• Circulars: We began testing this new ad format with Best Buy and Macy’s earlier this month. When someone clicks on a search or display ad (on desktop, mobile or tablet devices), they may see these engaging ads which contain photos of relevant products and special offers. With a few simple clicks, people who are at their desk can email that circular to their mobile phones, and later walk into their local store, flash their phone and redeem the offers.
Macy’s Circular ads on mobile

The exciting thing for mobile users and businesses is that the possibilities for mobile search advertising are nearly endless. We’re looking forward to helping businesses and consumers alike take advantage of this brave new (mobile) world.

Cancun Map – Google Map of Cancun

This super detailed Cancun Map Displays Hotels, Restaurants, Nightclubs, Markets, Beaches, and much more using the tools provided by Google API Satellite Maps. Besides the incredible ZOOM, It has an amazing Interactive menu that lets you choose what should be display on the Cancun map and it also has the Virtual Tours of all Cancun hotels, malls, public areas and beaches.

Search your geo data using spatial queries from Fusion Tables!

I’m Kathryn Hurley, a Developer Programs Engineer for Fusion Tables, and I have to say, I really dig Fusion Tables. The power it gives you to visualize your data is amazing! Plus, the team is working hard to add new features that give even more power to you, the developer.

It is my pleasure to announce that Fusion Tables now offers spatial queries! Using spatial queries, developers can (1) find all features that are located within (or overlap with) a given distance from a location (2) find all features that are located within (or overlap with) a given bounding box, and (3) find a given number of features closest to a location.

To demonstrate some of the new syntax, let’s go through a potential use case of spatial queries: creating a store locator map. For this demo, I set up a table in Fusion Tables, 297050, containing the locations of a fictitious pizza restaurant chain in the San Francisco bay area. The table contains the name, location, and whether or not that location delivers.

Now let’s say we want to display all the restaurants that fall within a bounding box. To do so, use the syntax:

SELECT * FROM 297050 WHERE ST_INTERSECTS(Address, RECTANGLE(LATLNG(37.2, -122.3), LATLNG(37.6, -121.9)))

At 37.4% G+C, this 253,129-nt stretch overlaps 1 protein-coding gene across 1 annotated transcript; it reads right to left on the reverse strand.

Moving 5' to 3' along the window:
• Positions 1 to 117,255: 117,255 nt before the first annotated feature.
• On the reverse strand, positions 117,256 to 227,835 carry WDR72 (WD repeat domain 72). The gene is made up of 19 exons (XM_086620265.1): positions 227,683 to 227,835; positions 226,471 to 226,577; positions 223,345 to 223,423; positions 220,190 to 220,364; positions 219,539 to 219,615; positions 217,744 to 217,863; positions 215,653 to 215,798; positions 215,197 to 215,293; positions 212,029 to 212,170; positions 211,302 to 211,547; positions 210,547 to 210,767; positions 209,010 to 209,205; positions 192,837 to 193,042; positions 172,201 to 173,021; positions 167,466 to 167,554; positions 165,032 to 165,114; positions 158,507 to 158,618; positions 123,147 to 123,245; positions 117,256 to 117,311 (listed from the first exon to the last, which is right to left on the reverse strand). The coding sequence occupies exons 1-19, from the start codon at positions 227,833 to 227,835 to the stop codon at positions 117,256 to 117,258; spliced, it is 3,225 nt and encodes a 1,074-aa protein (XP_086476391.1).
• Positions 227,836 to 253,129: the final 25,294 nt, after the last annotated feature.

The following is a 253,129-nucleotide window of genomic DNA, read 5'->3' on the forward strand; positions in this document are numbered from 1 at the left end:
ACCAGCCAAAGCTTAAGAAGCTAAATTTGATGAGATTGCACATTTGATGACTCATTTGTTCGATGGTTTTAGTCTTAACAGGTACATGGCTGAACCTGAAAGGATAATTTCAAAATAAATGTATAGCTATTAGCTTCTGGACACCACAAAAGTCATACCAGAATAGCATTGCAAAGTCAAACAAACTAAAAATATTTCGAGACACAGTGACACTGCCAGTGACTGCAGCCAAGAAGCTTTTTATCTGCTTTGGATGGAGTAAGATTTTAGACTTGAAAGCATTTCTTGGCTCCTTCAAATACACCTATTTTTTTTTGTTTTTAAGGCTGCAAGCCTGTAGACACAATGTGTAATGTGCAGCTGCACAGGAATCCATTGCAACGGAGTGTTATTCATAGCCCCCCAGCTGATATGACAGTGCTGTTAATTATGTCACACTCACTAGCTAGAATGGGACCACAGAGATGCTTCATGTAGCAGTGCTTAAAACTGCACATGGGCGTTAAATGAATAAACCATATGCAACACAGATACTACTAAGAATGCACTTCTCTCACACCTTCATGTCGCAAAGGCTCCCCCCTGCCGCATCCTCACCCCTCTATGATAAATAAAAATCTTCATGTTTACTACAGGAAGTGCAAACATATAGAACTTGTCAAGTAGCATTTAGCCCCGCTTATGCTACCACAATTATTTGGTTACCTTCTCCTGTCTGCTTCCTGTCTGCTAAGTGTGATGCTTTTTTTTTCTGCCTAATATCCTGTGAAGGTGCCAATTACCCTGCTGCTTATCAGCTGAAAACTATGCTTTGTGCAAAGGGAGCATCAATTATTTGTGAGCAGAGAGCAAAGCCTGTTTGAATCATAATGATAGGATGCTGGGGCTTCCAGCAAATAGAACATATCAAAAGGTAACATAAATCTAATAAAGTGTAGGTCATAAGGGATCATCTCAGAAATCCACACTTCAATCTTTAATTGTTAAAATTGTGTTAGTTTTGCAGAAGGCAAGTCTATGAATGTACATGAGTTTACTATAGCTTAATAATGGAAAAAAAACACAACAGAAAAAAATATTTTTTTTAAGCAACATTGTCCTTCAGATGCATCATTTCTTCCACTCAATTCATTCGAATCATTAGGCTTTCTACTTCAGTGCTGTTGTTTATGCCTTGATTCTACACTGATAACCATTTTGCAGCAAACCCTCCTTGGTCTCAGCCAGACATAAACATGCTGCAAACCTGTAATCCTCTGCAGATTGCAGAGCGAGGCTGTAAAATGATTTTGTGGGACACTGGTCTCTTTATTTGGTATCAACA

The map to the left shows this query in action using the FusionTablesLayer. The example shows all rows in the pizza table that fall within the bounding box specified with a lower-left coordinate of 37.2, -122.3 and a upper-right coordinate of 37.6, -121.9.

This is the code for the FusionTablesLayer:

map = new google.maps.Map(document.getElementById('map_canvas'), {
   center: new google.maps.LatLng(37.4, -122.1),
   zoom: 10,
   mapTypeId: google.maps.MapTypeId.ROADMAP
tableid = 297050;
layer = new google.maps.FusionTablesLayer(tableid, {
   query: "SELECT Address FROM " + tableid + " WHERE ST_INTERSECTS(Address, RECTANGLE(LATLNG(37.3, -122.3), LATLNG(37.6, -121.9)))",
   map: map   

We can also find the 10 features closest to a particular coordinate, such as the latitude, longitude coordinate of your house or a major city center. To find the 10 nearest features to Mountain View, CA at coordinate 37.4,-122.1., we use the syntax:

SELECT * FROM 297050 ORDER BY ST_DISTANCE(Address, LATLNG(37.4, -122.1)) LIMIT 10

These 2 examples demonstrate how to create a store locator-like map, but the possibilities are endless! You could create an application that finds the most popular bike trail routes in your area or enable crowd sourcing to identify roads that might need more street lamps.

To learn more about the full spatial query offering in Fusion Tables, please see the Fusion Tables documentation. You can also join the Fusion Tables User Group to receive announcements about new features or post questions you might have about Fusion Tables. Or follow us on Twitter: @GoogleFT. And, most importantly, have fun creating awesome apps!

Posted by Kathryn Hurley, Google Geo Developer Relations